- Very cool, well-executed concept– the first act is separated into three stories at three different points in a single marriage. Based on which ‘room’ you start in, you see the order of events as (1,2,3), (2,3,1), or (3,1,2). I saw it as 2,3,1. Interesting to have your information/questions dependent on the order in which you take in information– definitely a tightrope walk, but it works. The second act opens the three mini-theaters into one large theater-in-the-round and we see all the actors together carrying on the rest of the story. Seems symbolic of the dissolution of the marriage ‘opening up the world’ to them.
- Exceptional acting all around.
- Elegant use of ‘their song’ being played at the same time during Act 1 in both scene 1 and scene 3, but with different a effect on each of those moments.
- A few times, though not as many as I would have liked, the dialogue from a scene in a different room had a wonderful poignancy in the room you were currently in. This was all the more effective if you had already seen the scene of the ‘ghost dialogue’ and therefore could imagine the character actually remembering that moment in their lives. If the scene was in the future, it became a strange bit of foreshadowing. If you as the audience hadn’t seen the scene yet, the dialogue you were overhearing became a tantalizing mystery.
- Because we heard in a couple scenes about how much Marianne’s mother affected the relationship, it was a lovely choice to give us a conversation with her. The actress (name) playing her (who also did a wonderful job in Act 1 Scene 2 as Mrs. Jacobi), brought across the perfect mix of a loving mother that’s always wanted to see her child behave in a certain way.
- ‘You disgust me!’ from scene 1 during a quiet moment in scene 3, well timed.
- Seeing the end of a the relationship in a kind of flash forward– the scene 3 version of the couple at the end of the marriage walking by the scene 1 version of the couple. Particularly fitting after Johan brings up the notion that he couldn’t ever imagine cheating on her.
- I liked hearing first in Scene 3 that Mark and Eva? are still together, then seeing Scene 1 and seeing that they seemed on the verge of divorce.
- Whether it was intentional or not, I enjoyed interpreting the second act as an exploration of memory. We get three different ‘ages’ of Johan and Marianne interacting with all the different ages of the other one (sometime to orgiastic effect). I like to think that even when you’re older, you might still vividly remember what the younger version of both you and your partner were like, and that’s what I took from this.
- Again, with my wife and I’s interpretation of this having a large ‘memory’ component, opening the second act with everyone on stage and the lines being repeated 3 time by the 3 different actors for each part– I thought this worked beautifully. People remember their younger selves, so even though this was all taking place after the 3 events of the first act, it felt right to have the youngest iteration of Marianne and Johan played right alongside the oldest version of them. Having some of the more emotionally charged moments repeated 3 times in a row actually brought me to the tears at one point, each repetition bringing a new wave of that emotion on top of the old one.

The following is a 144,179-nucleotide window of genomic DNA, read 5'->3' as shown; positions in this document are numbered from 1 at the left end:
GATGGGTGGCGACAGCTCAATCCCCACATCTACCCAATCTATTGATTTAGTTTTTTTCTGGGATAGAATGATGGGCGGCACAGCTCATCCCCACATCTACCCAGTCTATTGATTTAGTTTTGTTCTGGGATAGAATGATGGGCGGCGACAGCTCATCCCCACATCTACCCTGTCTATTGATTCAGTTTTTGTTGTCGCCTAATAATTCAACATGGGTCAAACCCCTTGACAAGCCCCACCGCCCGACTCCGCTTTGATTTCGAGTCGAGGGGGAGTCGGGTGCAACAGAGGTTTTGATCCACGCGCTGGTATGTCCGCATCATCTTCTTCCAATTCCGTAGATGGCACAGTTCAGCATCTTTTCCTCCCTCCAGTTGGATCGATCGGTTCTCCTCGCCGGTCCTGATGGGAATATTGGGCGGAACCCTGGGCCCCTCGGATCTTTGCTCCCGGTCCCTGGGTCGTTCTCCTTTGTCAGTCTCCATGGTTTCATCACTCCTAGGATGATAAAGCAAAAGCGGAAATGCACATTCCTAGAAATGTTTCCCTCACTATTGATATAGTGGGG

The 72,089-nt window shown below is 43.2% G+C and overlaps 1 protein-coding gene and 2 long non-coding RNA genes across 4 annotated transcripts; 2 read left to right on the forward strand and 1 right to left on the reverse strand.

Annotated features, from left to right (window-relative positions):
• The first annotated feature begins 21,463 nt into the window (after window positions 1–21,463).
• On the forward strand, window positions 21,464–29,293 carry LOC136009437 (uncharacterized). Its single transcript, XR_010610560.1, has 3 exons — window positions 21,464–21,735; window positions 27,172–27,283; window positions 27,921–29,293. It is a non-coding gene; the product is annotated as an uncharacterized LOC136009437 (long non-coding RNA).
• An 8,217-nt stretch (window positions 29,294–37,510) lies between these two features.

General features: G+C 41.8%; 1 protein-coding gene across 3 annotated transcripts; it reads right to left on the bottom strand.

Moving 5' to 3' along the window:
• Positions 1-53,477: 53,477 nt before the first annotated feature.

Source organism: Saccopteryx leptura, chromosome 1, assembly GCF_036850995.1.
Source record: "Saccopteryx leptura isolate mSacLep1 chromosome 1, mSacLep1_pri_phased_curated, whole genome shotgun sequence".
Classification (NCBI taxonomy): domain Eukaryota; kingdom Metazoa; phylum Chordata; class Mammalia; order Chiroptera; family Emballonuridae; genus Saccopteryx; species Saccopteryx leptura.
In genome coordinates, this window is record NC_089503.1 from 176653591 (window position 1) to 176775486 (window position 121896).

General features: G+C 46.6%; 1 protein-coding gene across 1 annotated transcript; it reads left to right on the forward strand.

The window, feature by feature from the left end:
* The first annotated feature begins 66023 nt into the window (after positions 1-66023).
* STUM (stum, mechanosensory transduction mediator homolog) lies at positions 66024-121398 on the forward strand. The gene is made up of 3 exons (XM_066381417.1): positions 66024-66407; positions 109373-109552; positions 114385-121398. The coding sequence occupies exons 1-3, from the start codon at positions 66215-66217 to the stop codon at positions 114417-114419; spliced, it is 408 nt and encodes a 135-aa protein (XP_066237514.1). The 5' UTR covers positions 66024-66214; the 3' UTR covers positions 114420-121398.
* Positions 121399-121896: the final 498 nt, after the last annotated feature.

- It was 3.5 hours long, yet never dragged, and always kept me engaged. In fact, I would have loved to see additional scenes. That’s a good sign.
- There’s a weird final ‘interpretative dance’ thing at the end to a song from the original Thomas Crown Affair soundtrack, and it just didn’t do anything for me. So the ending felt odd.
- Confusing timeline– in Scene 1 we’re told that they’ve been married for 10 years, and they seem to both be at most, 35 years old. In Scene 3, we can assume it’s five years later since, in the second act they celebrate their 20th anniversary and that’s supposed to be an additional 5 years. But actor playing the oldest iteration of Johan is 60 years old. So if they got married when they were about 25, then the very oldest we ever see Johan is 45. And in Scene 3 he should only be about 40. Hm. Not a huge problem to have a 60 year old man playing a 40 year old man, but I did find it distracting since the duration of their relationship is important.
- Some missed opportunities in the first act where the volume levels of the scenes you’re not witnessing drowned out the action of the scene you’re watching, to the point of not being able to focus on the moment.
- While in the spirit of the play it makes sense to have the actors of different ages interacting with the older/younger versions of the other, there was a noticeable lack of chemistry between all of the ‘mismatched’ pairings.
- Strange set design choices, mostly for scene 2, which looked like a day care. Also the shared center area was strange. It just looked so technical in there, like there’s some kind of sci-fi component to the whole story (which of course there wasn’t) and I’m not sure what we were supposed to get out of seeing the characters from all three scenes occupy the same space offstage.
Scenes from a Real Marriage:
During Act 2, there was an older gentleman sitting in front my wife and I who needed the help of a hearing aid. However, his device was malfunctioning, and starting early in Act 2 it began to give off a high-pitched screech. His wife told him to turn it off, and he ignored her. A gentleman behind him tapped him on the shoulder, and was promptly ignored. The older man fumbled with the thing a bit but had no luck. Finally, his wife began hitting him on the shoulder with the program, punctuating each hit with words: “You! Are! Disturbing! The entire! Theater!” . Scene 2 Johan, Dallas Roberts, took on the heroic task of trying to help the man while staying in character, but ultimately had to give up. this continued a couple times throughout the act, and it was distracting/frustrating/enraging/sad.